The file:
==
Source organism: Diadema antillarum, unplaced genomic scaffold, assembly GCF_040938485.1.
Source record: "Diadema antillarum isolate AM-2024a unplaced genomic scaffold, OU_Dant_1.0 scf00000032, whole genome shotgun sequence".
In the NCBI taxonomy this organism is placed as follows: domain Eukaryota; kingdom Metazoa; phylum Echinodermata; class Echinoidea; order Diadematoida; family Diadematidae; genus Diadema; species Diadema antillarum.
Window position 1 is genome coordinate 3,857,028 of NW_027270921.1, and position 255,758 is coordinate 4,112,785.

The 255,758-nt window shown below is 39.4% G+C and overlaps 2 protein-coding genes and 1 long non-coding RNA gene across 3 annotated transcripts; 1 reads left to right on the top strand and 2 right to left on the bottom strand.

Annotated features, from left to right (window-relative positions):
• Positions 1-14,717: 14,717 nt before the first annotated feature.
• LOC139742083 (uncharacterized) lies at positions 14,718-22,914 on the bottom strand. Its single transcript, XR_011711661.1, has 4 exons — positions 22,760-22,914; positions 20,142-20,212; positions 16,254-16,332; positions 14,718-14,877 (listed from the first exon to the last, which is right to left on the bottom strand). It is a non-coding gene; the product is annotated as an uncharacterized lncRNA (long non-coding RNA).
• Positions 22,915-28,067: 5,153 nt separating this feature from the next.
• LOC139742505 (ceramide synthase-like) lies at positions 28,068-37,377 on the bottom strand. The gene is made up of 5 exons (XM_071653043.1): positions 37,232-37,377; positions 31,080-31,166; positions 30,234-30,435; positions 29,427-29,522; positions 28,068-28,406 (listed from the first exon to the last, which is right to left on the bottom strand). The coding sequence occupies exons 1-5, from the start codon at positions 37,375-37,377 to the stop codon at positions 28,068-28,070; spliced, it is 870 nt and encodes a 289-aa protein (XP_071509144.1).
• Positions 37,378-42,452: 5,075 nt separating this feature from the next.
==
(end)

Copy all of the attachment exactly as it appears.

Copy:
Source organism: Diadema antillarum, unplaced genomic scaffold, assembly GCF_040938485.1.
Source record: "Diadema antillarum isolate AM-2024a unplaced genomic scaffold, OU_Dant_1.0 scf00000032, whole genome shotgun sequence".
In the NCBI taxonomy this organism is placed as follows: domain Eukaryota; kingdom Metazoa; phylum Echinodermata; class Echinoidea; order Diadematoida; family Diadematidae; genus Diadema; species Diadema antillarum.
Window position 1 is genome coordinate 3,857,028 of NW_027270921.1, and position 255,758 is coordinate 4,112,785.

The 255,758-nt window shown below is 39.4% G+C and overlaps 2 protein-coding genes and 1 long non-coding RNA gene across 3 annotated transcripts; 1 reads left to right on the top strand and 2 right to left on the bottom strand.

Annotated features, from left to right (window-relative positions):
• Positions 1-14,717: 14,717 nt before the first annotated feature.
• LOC139742083 (uncharacterized) lies at positions 14,718-22,914 on the bottom strand. Its single transcript, XR_011711661.1, has 4 exons — positions 22,760-22,914; positions 20,142-20,212; positions 16,254-16,332; positions 14,718-14,877 (listed from the first exon to the last, which is right to left on the bottom strand). It is a non-coding gene; the product is annotated as an uncharacterized lncRNA (long non-coding RNA).
• Positions 22,915-28,067: 5,153 nt separating this feature from the next.
• LOC139742505 (ceramide synthase-like) lies at positions 28,068-37,377 on the bottom strand. The gene is made up of 5 exons (XM_071653043.1): positions 37,232-37,377; positions 31,080-31,166; positions 30,234-30,435; positions 29,427-29,522; positions 28,068-28,406 (listed from the first exon to the last, which is right to left on the bottom strand). The coding sequence occupies exons 1-5, from the start codon at positions 37,375-37,377 to the stop codon at positions 28,068-28,070; spliced, it is 870 nt and encodes a 289-aa protein (XP_071509144.1).
• Positions 37,378-42,452: 5,075 nt separating this feature from the next.